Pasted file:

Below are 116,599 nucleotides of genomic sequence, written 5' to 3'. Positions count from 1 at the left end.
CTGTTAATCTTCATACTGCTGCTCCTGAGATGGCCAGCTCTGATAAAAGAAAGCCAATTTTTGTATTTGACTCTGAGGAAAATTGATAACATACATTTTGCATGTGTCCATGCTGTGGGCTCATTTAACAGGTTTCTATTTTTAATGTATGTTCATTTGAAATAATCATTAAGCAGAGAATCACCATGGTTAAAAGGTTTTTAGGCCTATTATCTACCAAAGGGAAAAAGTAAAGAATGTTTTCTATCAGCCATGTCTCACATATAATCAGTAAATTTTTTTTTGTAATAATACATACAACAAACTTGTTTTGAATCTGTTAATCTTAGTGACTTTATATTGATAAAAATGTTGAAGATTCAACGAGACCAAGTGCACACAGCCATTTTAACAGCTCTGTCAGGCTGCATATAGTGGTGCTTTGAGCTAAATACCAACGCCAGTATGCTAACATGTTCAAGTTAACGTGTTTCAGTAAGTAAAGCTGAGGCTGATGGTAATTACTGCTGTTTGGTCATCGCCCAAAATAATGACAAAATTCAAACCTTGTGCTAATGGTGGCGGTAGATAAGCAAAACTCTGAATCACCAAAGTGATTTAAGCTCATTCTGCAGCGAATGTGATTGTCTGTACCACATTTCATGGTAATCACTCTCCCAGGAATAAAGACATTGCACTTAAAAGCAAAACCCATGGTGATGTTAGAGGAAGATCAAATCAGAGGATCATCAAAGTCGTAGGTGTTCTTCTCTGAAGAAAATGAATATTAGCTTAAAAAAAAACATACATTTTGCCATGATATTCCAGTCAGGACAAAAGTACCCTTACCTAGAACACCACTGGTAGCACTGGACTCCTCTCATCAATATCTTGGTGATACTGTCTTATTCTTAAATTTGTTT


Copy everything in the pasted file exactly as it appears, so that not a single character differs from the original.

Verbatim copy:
Below are 116,599 nucleotides of genomic sequence, written 5' to 3'. Positions count from 1 at the left end.
CTGTTAATCTTCATACTGCTGCTCCTGAGATGGCCAGCTCTGATAAAAGAAAGCCAATTTTTGTATTTGACTCTGAGGAAAATTGATAACATACATTTTGCATGTGTCCATGCTGTGGGCTCATTTAACAGGTTTCTATTTTTAATGTATGTTCATTTGAAATAATCATTAAGCAGAGAATCACCATGGTTAAAAGGTTTTTAGGCCTATTATCTACCAAAGGGAAAAAGTAAAGAATGTTTTCTATCAGCCATGTCTCACATATAATCAGTAAATTTTTTTTTGTAATAATACATACAACAAACTTGTTTTGAATCTGTTAATCTTAGTGACTTTATATTGATAAAAATGTTGAAGATTCAACGAGACCAAGTGCACACAGCCATTTTAACAGCTCTGTCAGGCTGCATATAGTGGTGCTTTGAGCTAAATACCAACGCCAGTATGCTAACATGTTCAAGTTAACGTGTTTCAGTAAGTAAAGCTGAGGCTGATGGTAATTACTGCTGTTTGGTCATCGCCCAAAATAATGACAAAATTCAAACCTTGTGCTAATGGTGGCGGTAGATAAGCAAAACTCTGAATCACCAAAGTGATTTAAGCTCATTCTGCAGCGAATGTGATTGTCTGTACCACATTTCATGGTAATCACTCTCCCAGGAATAAAGACATTGCACTTAAAAGCAAAACCCATGGTGATGTTAGAGGAAGATCAAATCAGAGGATCATCAAAGTCGTAGGTGTTCTTCTCTGAAGAAAATGAATATTAGCTTAAAAAAAAACATACATTTTGCCATGATATTCCAGTCAGGACAAAAGTACCCTTACCTAGAACACCACTGGTAGCACTGGACTCCTCTCATCAATATCTTGGTGATACTGTCTTATTCTTAAATTTGTTT